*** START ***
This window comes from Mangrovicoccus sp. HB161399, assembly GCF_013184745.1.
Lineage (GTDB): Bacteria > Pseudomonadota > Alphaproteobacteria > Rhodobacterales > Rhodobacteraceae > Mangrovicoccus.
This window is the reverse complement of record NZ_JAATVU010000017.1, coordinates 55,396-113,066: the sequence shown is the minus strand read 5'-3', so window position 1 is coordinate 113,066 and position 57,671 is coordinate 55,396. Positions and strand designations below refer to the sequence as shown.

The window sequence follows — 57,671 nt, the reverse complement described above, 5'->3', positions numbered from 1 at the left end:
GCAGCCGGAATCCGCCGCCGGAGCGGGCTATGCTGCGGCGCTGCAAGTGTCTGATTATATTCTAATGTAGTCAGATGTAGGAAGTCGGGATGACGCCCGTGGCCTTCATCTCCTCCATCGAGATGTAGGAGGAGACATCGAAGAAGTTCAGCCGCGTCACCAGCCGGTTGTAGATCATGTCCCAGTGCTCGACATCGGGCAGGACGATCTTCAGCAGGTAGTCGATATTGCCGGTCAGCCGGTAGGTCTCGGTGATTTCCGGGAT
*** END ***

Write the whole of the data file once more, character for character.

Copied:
This window comes from Mangrovicoccus sp. HB161399, assembly GCF_013184745.1.
Lineage (GTDB): Bacteria > Pseudomonadota > Alphaproteobacteria > Rhodobacterales > Rhodobacteraceae > Mangrovicoccus.
This window is the reverse complement of record NZ_JAATVU010000017.1, coordinates 55,396-113,066: the sequence shown is the minus strand read 5'-3', so window position 1 is coordinate 113,066 and position 57,671 is coordinate 55,396. Positions and strand designations below refer to the sequence as shown.

The window sequence follows — 57,671 nt, the reverse complement described above, 5'->3', positions numbered from 1 at the left end:
GCAGCCGGAATCCGCCGCCGGAGCGGGCTATGCTGCGGCGCTGCAAGTGTCTGATTATATTCTAATGTAGTCAGATGTAGGAAGTCGGGATGACGCCCGTGGCCTTCATCTCCTCCATCGAGATGTAGGAGGAGACATCGAAGAAGTTCAGCCGCGTCACCAGCCGGTTGTAGATCATGTCCCAGTGCTCGACATCGGGCAGGACGATCTTCAGCAGGTAGTCGATATTGCCGGTCAGCCGGTAGGTCTCGGTGATTTCCGGGAT